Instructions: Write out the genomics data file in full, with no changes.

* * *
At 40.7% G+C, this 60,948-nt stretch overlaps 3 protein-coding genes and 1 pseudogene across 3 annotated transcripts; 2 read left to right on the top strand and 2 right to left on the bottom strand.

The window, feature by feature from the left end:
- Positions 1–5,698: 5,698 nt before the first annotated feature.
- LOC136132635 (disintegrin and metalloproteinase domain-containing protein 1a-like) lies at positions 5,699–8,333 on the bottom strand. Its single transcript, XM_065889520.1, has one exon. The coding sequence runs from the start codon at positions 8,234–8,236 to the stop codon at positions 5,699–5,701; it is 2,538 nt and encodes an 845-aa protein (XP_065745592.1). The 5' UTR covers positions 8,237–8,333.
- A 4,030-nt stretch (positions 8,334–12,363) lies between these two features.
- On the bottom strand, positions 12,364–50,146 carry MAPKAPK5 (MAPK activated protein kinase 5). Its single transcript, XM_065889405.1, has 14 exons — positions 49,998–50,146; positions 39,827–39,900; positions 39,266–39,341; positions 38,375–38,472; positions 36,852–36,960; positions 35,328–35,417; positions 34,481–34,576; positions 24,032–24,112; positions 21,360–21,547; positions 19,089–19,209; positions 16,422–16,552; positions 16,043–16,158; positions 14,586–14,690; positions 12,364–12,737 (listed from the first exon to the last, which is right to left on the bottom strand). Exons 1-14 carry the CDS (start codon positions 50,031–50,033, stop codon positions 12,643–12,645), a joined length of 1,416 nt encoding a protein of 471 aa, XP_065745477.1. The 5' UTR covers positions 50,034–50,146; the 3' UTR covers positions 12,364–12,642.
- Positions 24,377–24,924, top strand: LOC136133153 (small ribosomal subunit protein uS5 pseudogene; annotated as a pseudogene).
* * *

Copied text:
At 40.7% G+C, this 60,948-nt stretch overlaps 3 protein-coding genes and 1 pseudogene across 3 annotated transcripts; 2 read left to right on the top strand and 2 right to left on the bottom strand.

The window, feature by feature from the left end:
- Positions 1–5,698: 5,698 nt before the first annotated feature.
- LOC136132635 (disintegrin and metalloproteinase domain-containing protein 1a-like) lies at positions 5,699–8,333 on the bottom strand. Its single transcript, XM_065889520.1, has one exon. The coding sequence runs from the start codon at positions 8,234–8,236 to the stop codon at positions 5,699–5,701; it is 2,538 nt and encodes an 845-aa protein (XP_065745592.1). The 5' UTR covers positions 8,237–8,333.
- A 4,030-nt stretch (positions 8,334–12,363) lies between these two features.
- On the bottom strand, positions 12,364–50,146 carry MAPKAPK5 (MAPK activated protein kinase 5). Its single transcript, XM_065889405.1, has 14 exons — positions 49,998–50,146; positions 39,827–39,900; positions 39,266–39,341; positions 38,375–38,472; positions 36,852–36,960; positions 35,328–35,417; positions 34,481–34,576; positions 24,032–24,112; positions 21,360–21,547; positions 19,089–19,209; positions 16,422–16,552; positions 16,043–16,158; positions 14,586–14,690; positions 12,364–12,737 (listed from the first exon to the last, which is right to left on the bottom strand). Exons 1-14 carry the CDS (start codon positions 50,031–50,033, stop codon positions 12,643–12,645), a joined length of 1,416 nt encoding a protein of 471 aa, XP_065745477.1. The 5' UTR covers positions 50,034–50,146; the 3' UTR covers positions 12,364–12,642.
- Positions 24,377–24,924, top strand: LOC136133153 (small ribosomal subunit protein uS5 pseudogene; annotated as a pseudogene).